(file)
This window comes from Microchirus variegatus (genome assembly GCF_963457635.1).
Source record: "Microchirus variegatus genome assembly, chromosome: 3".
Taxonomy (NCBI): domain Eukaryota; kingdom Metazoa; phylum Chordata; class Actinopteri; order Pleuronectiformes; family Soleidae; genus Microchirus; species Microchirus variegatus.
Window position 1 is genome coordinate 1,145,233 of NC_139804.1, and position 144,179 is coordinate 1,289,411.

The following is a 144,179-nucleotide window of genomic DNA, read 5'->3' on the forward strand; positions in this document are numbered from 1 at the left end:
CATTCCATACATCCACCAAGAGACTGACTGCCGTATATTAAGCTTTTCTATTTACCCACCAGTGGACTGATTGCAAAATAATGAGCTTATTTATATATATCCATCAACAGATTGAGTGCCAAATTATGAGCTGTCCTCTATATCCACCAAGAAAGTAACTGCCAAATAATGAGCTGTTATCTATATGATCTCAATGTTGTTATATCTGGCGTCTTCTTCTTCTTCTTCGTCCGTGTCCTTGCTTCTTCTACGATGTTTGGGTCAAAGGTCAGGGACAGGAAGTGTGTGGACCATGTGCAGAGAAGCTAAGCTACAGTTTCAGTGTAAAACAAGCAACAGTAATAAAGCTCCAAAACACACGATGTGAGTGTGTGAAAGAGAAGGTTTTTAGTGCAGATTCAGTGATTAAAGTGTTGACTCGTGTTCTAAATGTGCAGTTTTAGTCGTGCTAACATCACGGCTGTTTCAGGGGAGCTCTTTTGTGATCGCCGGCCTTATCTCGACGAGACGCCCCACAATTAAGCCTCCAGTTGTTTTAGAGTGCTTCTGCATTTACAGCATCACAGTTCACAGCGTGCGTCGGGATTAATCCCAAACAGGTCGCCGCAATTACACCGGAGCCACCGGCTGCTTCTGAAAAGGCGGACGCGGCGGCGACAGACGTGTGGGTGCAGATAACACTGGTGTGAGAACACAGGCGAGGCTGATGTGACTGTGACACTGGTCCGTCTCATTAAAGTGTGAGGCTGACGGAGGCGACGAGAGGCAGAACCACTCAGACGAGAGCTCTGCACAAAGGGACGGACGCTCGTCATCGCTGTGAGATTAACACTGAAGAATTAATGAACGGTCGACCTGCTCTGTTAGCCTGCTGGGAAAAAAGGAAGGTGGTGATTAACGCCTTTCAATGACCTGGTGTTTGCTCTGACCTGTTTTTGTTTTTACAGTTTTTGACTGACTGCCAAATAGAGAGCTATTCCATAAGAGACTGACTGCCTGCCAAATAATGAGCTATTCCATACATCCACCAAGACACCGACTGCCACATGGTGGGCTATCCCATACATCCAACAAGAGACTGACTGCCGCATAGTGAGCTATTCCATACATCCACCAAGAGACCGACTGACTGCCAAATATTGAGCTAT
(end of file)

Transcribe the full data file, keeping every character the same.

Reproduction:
This window comes from Microchirus variegatus (genome assembly GCF_963457635.1).
Source record: "Microchirus variegatus genome assembly, chromosome: 3".
Taxonomy (NCBI): domain Eukaryota; kingdom Metazoa; phylum Chordata; class Actinopteri; order Pleuronectiformes; family Soleidae; genus Microchirus; species Microchirus variegatus.
Window position 1 is genome coordinate 1,145,233 of NC_139804.1, and position 144,179 is coordinate 1,289,411.

The following is a 144,179-nucleotide window of genomic DNA, read 5'->3' on the forward strand; positions in this document are numbered from 1 at the left end:
CATTCCATACATCCACCAAGAGACTGACTGCCGTATATTAAGCTTTTCTATTTACCCACCAGTGGACTGATTGCAAAATAATGAGCTTATTTATATATATCCATCAACAGATTGAGTGCCAAATTATGAGCTGTCCTCTATATCCACCAAGAAAGTAACTGCCAAATAATGAGCTGTTATCTATATGATCTCAATGTTGTTATATCTGGCGTCTTCTTCTTCTTCTTCGTCCGTGTCCTTGCTTCTTCTACGATGTTTGGGTCAAAGGTCAGGGACAGGAAGTGTGTGGACCATGTGCAGAGAAGCTAAGCTACAGTTTCAGTGTAAAACAAGCAACAGTAATAAAGCTCCAAAACACACGATGTGAGTGTGTGAAAGAGAAGGTTTTTAGTGCAGATTCAGTGATTAAAGTGTTGACTCGTGTTCTAAATGTGCAGTTTTAGTCGTGCTAACATCACGGCTGTTTCAGGGGAGCTCTTTTGTGATCGCCGGCCTTATCTCGACGAGACGCCCCACAATTAAGCCTCCAGTTGTTTTAGAGTGCTTCTGCATTTACAGCATCACAGTTCACAGCGTGCGTCGGGATTAATCCCAAACAGGTCGCCGCAATTACACCGGAGCCACCGGCTGCTTCTGAAAAGGCGGACGCGGCGGCGACAGACGTGTGGGTGCAGATAACACTGGTGTGAGAACACAGGCGAGGCTGATGTGACTGTGACACTGGTCCGTCTCATTAAAGTGTGAGGCTGACGGAGGCGACGAGAGGCAGAACCACTCAGACGAGAGCTCTGCACAAAGGGACGGACGCTCGTCATCGCTGTGAGATTAACACTGAAGAATTAATGAACGGTCGACCTGCTCTGTTAGCCTGCTGGGAAAAAAGGAAGGTGGTGATTAACGCCTTTCAATGACCTGGTGTTTGCTCTGACCTGTTTTTGTTTTTACAGTTTTTGACTGACTGCCAAATAGAGAGCTATTCCATAAGAGACTGACTGCCTGCCAAATAATGAGCTATTCCATACATCCACCAAGACACCGACTGCCACATGGTGGGCTATCCCATACATCCAACAAGAGACTGACTGCCGCATAGTGAGCTATTCCATACATCCACCAAGAGACCGACTGACTGCCAAATATTGAGCTAT